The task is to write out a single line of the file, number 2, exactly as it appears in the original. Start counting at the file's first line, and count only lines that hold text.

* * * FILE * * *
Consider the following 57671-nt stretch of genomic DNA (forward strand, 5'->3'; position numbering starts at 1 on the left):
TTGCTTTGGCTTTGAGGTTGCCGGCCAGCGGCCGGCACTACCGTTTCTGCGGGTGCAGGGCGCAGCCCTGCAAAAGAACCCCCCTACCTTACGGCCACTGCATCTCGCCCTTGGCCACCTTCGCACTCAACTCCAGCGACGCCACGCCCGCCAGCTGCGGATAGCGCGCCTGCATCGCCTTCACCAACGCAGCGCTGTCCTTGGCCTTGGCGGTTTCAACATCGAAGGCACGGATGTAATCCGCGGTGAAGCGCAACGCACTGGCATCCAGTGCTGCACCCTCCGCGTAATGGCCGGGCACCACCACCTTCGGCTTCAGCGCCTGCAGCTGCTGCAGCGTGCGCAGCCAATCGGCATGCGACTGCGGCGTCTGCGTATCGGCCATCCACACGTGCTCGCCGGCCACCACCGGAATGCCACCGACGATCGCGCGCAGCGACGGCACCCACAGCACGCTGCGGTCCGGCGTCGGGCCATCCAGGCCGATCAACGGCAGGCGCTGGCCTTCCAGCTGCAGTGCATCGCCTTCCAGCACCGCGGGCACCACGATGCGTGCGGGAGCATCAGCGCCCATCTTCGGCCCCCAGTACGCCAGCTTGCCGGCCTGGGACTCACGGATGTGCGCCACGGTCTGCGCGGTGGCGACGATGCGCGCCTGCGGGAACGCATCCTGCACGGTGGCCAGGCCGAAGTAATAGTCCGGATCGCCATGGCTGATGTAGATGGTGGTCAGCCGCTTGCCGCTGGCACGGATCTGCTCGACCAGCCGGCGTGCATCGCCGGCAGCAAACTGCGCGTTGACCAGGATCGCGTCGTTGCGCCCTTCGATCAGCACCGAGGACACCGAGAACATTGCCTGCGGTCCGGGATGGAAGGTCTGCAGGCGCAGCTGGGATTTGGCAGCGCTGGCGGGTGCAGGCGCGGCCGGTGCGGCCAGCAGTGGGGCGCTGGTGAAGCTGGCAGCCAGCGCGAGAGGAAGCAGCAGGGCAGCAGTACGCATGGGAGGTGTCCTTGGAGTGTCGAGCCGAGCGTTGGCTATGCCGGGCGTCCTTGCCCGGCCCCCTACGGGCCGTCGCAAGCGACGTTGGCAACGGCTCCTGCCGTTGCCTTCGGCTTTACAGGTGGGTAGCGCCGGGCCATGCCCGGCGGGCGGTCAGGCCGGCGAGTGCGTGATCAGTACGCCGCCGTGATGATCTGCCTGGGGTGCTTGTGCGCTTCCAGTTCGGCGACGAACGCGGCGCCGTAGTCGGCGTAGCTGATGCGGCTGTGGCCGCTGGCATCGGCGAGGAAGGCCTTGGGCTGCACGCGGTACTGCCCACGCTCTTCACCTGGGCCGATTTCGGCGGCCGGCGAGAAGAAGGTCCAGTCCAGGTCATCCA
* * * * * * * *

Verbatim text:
TTGCTTTGGCTTTGAGGTTGCCGGCCAGCGGCCGGCACTACCGTTTCTGCGGGTGCAGGGCGCAGCCCTGCAAAAGAACCCCCCTACCTTACGGCCACTGCATCTCGCCCTTGGCCACCTTCGCACTCAACTCCAGCGACGCCACGCCCGCCAGCTGCGGATAGCGCGCCTGCATCGCCTTCACCAACGCAGCGCTGTCCTTGGCCTTGGCGGTTTCAACATCGAAGGCACGGATGTAATCCGCGGTGAAGCGCAACGCACTGGCATCCAGTGCTGCACCCTCCGCGTAATGGCCGGGCACCACCACCTTCGGCTTCAGCGCCTGCAGCTGCTGCAGCGTGCGCAGCCAATCGGCATGCGACTGCGGCGTCTGCGTATCGGCCATCCACACGTGCTCGCCGGCCACCACCGGAATGCCACCGACGATCGCGCGCAGCGACGGCACCCACAGCACGCTGCGGTCCGGCGTCGGGCCATCCAGGCCGATCAACGGCAGGCGCTGGCCTTCCAGCTGCAGTGCATCGCCTTCCAGCACCGCGGGCACCACGATGCGTGCGGGAGCATCAGCGCCCATCTTCGGCCCCCAGTACGCCAGCTTGCCGGCCTGGGACTCACGGATGTGCGCCACGGTCTGCGCGGTGGCGACGATGCGCGCCTGCGGGAACGCATCCTGCACGGTGGCCAGGCCGAAGTAATAGTCCGGATCGCCATGGCTGATGTAGATGGTGGTCAGCCGCTTGCCGCTGGCACGGATCTGCTCGACCAGCCGGCGTGCATCGCCGGCAGCAAACTGCGCGTTGACCAGGATCGCGTCGTTGCGCCCTTCGATCAGCACCGAGGACACCGAGAACATTGCCTGCGGTCCGGGATGGAAGGTCTGCAGGCGCAGCTGGGATTTGGCAGCGCTGGCGGGTGCAGGCGCGGCCGGTGCGGCCAGCAGTGGGGCGCTGGTGAAGCTGGCAGCCAGCGCGAGAGGAAGCAGCAGGGCAGCAGTACGCATGGGAGGTGTCCTTGGAGTGTCGAGCCGAGCGTTGGCTATGCCGGGCGTCCTTGCCCGGCCCCCTACGGGCCGTCGCAAGCGACGTTGGCAACGGCTCCTGCCGTTGCCTTCGGCTTTACAGGTGGGTAGCGCCGGGCCATGCCCGGCGGGCGGTCAGGCCGGCGAGTGCGTGATCAGTACGCCGCCGTGATGATCTGCCTGGGGTGCTTGTGCGCTTCCAGTTCGGCGACGAACGCGGCGCCGTAGTCGGCGTAGCTGATGCGGCTGTGGCCGCTGGCATCGGCGAGGAAGGCCTTGGGCTGCACGCGGTACTGCCCACGCTCTTCACCTGGGCCGATTTCGGCGGCCGGCGAGAAGAAGGTCCAGTCCAGGTCATCCA